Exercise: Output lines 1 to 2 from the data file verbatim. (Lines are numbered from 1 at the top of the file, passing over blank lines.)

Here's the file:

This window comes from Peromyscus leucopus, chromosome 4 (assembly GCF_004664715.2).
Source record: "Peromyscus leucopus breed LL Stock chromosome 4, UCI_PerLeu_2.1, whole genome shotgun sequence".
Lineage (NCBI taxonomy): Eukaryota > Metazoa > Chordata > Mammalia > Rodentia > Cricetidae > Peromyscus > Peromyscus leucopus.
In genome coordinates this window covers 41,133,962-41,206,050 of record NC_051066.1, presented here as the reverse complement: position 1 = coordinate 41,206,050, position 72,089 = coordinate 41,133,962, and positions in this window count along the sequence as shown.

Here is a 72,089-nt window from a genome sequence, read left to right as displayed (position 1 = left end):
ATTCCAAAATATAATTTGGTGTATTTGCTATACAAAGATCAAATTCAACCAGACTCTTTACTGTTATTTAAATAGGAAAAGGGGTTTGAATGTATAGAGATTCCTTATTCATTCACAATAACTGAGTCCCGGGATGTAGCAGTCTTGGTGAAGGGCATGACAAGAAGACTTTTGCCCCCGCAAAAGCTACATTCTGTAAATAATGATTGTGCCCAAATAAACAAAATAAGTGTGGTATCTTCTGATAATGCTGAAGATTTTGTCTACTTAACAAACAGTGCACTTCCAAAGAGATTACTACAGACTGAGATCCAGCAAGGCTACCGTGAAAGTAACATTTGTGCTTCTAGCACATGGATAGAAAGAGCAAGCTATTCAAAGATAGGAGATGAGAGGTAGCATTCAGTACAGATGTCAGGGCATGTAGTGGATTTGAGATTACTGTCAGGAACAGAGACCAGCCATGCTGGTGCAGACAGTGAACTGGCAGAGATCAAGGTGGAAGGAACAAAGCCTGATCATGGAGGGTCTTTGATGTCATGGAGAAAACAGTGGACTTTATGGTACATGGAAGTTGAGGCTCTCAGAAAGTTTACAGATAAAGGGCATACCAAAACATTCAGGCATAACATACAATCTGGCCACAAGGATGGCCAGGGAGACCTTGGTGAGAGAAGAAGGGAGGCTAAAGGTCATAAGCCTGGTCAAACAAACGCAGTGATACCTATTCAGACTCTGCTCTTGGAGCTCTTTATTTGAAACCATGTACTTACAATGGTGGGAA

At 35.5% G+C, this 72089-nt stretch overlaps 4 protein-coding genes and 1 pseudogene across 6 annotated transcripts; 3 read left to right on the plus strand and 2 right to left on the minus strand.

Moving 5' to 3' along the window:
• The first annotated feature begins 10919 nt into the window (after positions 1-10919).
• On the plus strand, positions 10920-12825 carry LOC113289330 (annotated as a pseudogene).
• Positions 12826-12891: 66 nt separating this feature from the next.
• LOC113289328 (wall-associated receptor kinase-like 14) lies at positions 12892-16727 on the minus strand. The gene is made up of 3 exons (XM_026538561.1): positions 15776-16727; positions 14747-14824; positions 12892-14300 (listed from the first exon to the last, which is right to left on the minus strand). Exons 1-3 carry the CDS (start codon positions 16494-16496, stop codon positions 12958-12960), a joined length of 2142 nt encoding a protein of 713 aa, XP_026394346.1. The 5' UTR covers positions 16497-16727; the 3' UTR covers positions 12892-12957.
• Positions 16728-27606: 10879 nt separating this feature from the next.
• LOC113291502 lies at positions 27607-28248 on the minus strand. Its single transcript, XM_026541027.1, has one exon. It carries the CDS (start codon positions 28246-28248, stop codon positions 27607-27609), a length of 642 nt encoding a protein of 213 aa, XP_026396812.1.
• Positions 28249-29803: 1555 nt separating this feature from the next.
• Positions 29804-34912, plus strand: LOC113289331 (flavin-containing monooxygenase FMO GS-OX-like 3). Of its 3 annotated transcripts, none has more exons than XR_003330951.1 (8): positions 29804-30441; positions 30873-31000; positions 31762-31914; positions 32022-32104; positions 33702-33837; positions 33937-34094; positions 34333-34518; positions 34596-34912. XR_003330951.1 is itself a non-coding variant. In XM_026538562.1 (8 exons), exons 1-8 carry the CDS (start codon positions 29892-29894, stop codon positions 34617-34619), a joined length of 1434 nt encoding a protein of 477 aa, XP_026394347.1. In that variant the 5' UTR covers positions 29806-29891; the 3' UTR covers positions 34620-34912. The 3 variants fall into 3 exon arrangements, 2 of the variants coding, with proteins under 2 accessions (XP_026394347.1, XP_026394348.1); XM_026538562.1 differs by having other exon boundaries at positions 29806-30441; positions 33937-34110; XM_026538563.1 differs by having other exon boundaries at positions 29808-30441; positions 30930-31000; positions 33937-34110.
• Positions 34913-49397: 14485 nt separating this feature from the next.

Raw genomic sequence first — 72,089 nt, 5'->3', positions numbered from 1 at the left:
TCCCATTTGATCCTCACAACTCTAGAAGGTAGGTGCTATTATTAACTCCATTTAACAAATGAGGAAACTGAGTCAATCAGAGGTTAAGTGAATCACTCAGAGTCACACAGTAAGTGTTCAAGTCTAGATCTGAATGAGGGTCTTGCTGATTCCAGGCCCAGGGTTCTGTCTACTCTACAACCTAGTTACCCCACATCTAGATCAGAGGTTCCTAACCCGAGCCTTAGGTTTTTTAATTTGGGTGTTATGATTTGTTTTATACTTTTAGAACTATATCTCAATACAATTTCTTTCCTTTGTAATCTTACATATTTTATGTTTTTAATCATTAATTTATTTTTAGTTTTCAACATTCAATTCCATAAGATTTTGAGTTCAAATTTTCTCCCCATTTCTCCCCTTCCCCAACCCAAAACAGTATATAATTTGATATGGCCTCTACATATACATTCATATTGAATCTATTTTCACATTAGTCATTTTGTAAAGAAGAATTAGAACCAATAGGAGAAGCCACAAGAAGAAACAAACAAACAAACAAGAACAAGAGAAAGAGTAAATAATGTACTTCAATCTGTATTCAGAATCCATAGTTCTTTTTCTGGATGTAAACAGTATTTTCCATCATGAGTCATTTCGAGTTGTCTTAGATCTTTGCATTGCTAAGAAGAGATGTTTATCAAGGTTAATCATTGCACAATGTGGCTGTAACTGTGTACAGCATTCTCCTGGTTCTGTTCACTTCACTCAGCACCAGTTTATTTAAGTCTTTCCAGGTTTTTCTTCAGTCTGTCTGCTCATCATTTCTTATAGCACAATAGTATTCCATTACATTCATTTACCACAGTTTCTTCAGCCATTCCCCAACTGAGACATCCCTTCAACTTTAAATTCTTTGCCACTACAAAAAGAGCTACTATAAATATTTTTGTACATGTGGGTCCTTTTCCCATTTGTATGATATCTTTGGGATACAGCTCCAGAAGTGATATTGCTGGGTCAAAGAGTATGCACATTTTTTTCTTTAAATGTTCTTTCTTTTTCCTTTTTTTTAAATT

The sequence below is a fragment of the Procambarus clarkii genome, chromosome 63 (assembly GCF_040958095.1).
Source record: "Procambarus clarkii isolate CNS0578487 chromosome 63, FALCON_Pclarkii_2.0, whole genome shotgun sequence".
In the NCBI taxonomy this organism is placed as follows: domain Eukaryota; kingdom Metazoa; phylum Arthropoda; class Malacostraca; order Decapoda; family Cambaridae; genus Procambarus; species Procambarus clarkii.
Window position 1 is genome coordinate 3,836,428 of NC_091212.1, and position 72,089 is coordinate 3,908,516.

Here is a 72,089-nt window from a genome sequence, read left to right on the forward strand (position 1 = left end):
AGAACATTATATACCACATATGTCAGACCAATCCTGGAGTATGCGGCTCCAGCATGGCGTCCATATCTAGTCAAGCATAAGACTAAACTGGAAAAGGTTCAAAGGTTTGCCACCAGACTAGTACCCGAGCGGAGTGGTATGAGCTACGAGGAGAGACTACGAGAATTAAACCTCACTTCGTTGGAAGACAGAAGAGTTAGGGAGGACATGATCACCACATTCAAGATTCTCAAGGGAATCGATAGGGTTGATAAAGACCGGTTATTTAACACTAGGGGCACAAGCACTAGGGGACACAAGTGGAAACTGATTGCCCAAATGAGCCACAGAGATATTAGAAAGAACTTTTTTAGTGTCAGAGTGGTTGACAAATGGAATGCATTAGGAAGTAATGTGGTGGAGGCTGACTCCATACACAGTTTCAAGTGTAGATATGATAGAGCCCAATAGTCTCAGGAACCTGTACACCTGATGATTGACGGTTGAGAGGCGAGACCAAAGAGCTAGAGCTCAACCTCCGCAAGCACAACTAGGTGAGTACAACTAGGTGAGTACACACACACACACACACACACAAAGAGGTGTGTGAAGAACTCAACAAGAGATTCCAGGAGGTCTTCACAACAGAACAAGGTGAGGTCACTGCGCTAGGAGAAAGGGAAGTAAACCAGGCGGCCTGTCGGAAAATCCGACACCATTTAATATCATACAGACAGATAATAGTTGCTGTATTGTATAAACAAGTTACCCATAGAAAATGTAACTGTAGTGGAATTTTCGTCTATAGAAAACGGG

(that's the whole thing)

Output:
This window comes from Peromyscus leucopus, chromosome 4 (assembly GCF_004664715.2).
Source record: "Peromyscus leucopus breed LL Stock chromosome 4, UCI_PerLeu_2.1, whole genome shotgun sequence".